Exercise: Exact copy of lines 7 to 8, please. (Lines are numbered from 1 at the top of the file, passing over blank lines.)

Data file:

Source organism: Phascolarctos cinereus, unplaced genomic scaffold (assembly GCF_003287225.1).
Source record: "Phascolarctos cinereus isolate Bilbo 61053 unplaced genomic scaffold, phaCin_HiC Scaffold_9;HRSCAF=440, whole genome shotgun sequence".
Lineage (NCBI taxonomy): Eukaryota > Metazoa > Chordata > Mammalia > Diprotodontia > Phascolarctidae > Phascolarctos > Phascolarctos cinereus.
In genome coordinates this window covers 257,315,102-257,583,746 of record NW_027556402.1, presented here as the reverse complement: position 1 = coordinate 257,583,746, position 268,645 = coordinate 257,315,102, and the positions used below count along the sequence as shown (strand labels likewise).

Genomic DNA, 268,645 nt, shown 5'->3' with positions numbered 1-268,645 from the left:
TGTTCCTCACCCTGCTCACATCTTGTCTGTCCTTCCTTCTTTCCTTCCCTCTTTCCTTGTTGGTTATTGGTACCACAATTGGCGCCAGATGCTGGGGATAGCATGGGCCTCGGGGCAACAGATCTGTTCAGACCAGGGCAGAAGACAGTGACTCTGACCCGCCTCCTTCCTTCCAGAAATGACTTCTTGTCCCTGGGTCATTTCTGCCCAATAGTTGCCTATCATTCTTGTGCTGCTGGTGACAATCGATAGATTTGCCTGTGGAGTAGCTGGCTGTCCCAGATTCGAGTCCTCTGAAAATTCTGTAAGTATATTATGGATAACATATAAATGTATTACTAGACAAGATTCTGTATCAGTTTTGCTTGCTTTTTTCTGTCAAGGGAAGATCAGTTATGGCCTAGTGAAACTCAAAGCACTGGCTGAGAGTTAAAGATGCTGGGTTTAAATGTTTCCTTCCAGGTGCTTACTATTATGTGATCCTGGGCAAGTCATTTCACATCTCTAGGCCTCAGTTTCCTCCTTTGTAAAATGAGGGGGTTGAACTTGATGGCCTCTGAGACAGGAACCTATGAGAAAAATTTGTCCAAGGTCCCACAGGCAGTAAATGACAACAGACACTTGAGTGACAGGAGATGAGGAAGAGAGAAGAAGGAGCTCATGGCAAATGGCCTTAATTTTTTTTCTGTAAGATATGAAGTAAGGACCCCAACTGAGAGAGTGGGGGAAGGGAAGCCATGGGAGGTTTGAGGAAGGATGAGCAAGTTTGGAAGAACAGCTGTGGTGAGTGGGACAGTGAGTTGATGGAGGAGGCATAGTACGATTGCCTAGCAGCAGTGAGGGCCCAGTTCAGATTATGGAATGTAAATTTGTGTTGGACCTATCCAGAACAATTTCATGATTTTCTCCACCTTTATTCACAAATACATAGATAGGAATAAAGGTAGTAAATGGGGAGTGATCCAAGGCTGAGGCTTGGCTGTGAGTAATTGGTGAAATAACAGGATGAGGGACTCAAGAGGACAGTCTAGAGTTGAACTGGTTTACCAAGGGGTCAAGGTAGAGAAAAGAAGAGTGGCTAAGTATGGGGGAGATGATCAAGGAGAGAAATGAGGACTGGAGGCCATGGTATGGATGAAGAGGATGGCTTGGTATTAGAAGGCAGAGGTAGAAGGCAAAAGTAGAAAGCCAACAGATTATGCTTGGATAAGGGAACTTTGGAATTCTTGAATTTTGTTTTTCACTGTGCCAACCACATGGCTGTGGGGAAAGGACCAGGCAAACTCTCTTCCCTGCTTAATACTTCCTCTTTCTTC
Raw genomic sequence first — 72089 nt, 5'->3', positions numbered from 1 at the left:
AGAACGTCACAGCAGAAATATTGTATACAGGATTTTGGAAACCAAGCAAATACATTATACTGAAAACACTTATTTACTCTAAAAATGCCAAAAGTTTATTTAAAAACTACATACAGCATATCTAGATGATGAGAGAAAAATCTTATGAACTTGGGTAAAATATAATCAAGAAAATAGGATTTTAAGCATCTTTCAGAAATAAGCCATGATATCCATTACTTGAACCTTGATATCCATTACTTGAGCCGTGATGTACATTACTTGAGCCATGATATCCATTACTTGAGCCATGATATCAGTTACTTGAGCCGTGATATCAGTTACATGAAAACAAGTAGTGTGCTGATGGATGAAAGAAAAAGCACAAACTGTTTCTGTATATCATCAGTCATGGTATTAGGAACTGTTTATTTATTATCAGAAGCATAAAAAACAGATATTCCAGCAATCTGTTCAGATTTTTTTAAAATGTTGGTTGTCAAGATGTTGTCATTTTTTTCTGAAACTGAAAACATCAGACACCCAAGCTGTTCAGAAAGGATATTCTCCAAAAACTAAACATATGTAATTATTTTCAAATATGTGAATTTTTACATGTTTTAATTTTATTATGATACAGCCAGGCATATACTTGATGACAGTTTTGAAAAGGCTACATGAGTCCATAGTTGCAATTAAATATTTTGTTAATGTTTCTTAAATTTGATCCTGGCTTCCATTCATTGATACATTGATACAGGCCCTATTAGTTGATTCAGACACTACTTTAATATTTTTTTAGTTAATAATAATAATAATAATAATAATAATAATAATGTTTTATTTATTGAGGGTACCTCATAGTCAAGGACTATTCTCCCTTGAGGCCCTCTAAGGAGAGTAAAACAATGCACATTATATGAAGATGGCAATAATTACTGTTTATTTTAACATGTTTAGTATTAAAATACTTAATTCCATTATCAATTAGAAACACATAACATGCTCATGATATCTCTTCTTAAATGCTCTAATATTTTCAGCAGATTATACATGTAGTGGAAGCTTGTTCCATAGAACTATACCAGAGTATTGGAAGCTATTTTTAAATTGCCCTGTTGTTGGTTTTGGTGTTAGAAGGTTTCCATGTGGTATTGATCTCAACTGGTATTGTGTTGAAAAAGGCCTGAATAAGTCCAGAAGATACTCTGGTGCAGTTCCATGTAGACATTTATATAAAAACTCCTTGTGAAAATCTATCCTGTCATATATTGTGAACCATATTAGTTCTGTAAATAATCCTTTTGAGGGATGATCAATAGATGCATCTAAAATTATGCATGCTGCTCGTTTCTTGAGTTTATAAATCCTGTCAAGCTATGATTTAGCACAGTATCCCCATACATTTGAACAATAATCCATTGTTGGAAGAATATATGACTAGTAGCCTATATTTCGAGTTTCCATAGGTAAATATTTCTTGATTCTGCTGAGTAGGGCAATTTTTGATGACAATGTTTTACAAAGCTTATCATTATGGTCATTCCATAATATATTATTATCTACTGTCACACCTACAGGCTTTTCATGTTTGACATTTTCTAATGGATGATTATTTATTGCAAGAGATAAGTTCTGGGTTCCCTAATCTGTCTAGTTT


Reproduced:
Raw genomic sequence first — 72089 nt, 5'->3', positions numbered from 1 at the left:
AGAACGTCACAGCAGAAATATTGTATACAGGATTTTGGAAACCAAGCAAATACATTATACTGAAAACACTTATTTACTCTAAAAATGCCAAAAGTTTATTTAAAAACTACATACAGCATATCTAGATGATGAGAGAAAAATCTTATGAACTTGGGTAAAATATAATCAAGAAAATAGGATTTTAAGCATCTTTCAGAAATAAGCCATGATATCCATTACTTGAACCTTGATATCCATTACTTGAGCCGTGATGTACATTACTTGAGCCATGATATCCATTACTTGAGCCATGATATCAGTTACTTGAGCCGTGATATCAGTTACATGAAAACAAGTAGTGTGCTGATGGATGAAAGAAAAAGCACAAACTGTTTCTGTATATCATCAGTCATGGTATTAGGAACTGTTTATTTATTATCAGAAGCATAAAAAACAGATATTCCAGCAATCTGTTCAGATTTTTTTAAAATGTTGGTTGTCAAGATGTTGTCATTTTTTTCTGAAACTGAAAACATCAGACACCCAAGCTGTTCAGAAAGGATATTCTCCAAAAACTAAACATATGTAATTATTTTCAAATATGTGAATTTTTACATGTTTTAATTTTATTATGATACAGCCAGGCATATACTTGATGACAGTTTTGAAAAGGCTACATGAGTCCATAGTTGCAATTAAATATTTTGTTAATGTTTCTTAAATTTGATCCTGGCTTCCATTCATTGATACATTGATACAGGCCCTATTAGTTGATTCAGACACTACTTTAATATTTTTTTAGTTAATAATAATAATAATAATAATAATAATAATAATGTTTTATTTATTGAGGGTACCTCATAGTCAAGGACTATTCTCCCTTGAGGCCCTCTAAGGAGAGTAAAACAATGCACATTATATGAAGATGGCAATAATTACTGTTTATTTTAACATGTTTAGTATTAAAATACTTAATTCCATTATCAATTAGAAACACATAACATGCTCATGATATCTCTTCTTAAATGCTCTAATATTTTCAGCAGATTATACATGTAGTGGAAGCTTGTTCCATAGAACTATACCAGAGTATTGGAAGCTATTTTTAAATTGCCCTGTTGTTGGTTTTGGTGTTAGAAGGTTTCCATGTGGTATTGATCTCAACTGGTATTGTGTTGAAAAAGGCCTGAATAAGTCCAGAAGATACTCTGGTGCAGTTCCATGTAGACATTTATATAAAAACTCCTTGTGAAAATCTATCCTGTCATATATTGTGAACCATATTAGTTCTGTAAATAATCCTTTTGAGGGATGATCAATAGATGCATCTAAAATTATGCATGCTGCTCGTTTCTTGAGTTTATAAATCCTGTCAAGCTATGATTTAGCACAGTATCCCCATACATTTGAACAATAATCCATTGTTGGAAGAATATATGACTAGTAGCCTATATTTCGAGTTTCCATAGGTAAATATTTCTTGATTCTGCTGAGTAGGGCAATTTTTGATGACAATGTTTTACAAAGCTTATCATTATGGTCATTCCATAATATATTATTATCTACTGTCACACCTACAGGCTTTTCATGTTTGACATTTTCTAATGGATGATTATTTATTGCAAGAGATAAGTTCTGGGTTCCCTAATCTGTCTAGTTT